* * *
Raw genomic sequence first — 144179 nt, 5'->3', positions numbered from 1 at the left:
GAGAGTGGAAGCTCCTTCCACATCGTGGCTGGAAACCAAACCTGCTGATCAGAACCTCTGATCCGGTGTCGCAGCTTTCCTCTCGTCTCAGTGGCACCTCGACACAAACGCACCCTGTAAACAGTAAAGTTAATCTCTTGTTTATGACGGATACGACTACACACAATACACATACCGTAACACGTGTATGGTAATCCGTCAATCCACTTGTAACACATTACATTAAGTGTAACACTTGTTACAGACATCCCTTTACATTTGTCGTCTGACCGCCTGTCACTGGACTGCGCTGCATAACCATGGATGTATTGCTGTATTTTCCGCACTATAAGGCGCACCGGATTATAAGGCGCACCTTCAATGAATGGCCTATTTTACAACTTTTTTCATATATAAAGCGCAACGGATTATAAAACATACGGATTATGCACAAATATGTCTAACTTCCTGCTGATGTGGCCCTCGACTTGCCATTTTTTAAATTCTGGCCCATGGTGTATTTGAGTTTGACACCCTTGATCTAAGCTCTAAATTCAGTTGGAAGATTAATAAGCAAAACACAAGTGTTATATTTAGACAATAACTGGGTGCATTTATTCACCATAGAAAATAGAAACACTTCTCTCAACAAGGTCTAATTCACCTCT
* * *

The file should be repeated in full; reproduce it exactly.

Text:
Raw genomic sequence first — 144179 nt, 5'->3', positions numbered from 1 at the left:
GAGAGTGGAAGCTCCTTCCACATCGTGGCTGGAAACCAAACCTGCTGATCAGAACCTCTGATCCGGTGTCGCAGCTTTCCTCTCGTCTCAGTGGCACCTCGACACAAACGCACCCTGTAAACAGTAAAGTTAATCTCTTGTTTATGACGGATACGACTACACACAATACACATACCGTAACACGTGTATGGTAATCCGTCAATCCACTTGTAACACATTACATTAAGTGTAACACTTGTTACAGACATCCCTTTACATTTGTCGTCTGACCGCCTGTCACTGGACTGCGCTGCATAACCATGGATGTATTGCTGTATTTTCCGCACTATAAGGCGCACCGGATTATAAGGCGCACCTTCAATGAATGGCCTATTTTACAACTTTTTTCATATATAAAGCGCAACGGATTATAAAACATACGGATTATGCACAAATATGTCTAACTTCCTGCTGATGTGGCCCTCGACTTGCCATTTTTTAAATTCTGGCCCATGGTGTATTTGAGTTTGACACCCTTGATCTAAGCTCTAAATTCAGTTGGAAGATTAATAAGCAAAACACAAGTGTTATATTTAGACAATAACTGGGTGCATTTATTCACCATAGAAAATAGAAACACTTCTCTCAACAAGGTCTAATTCACCTCT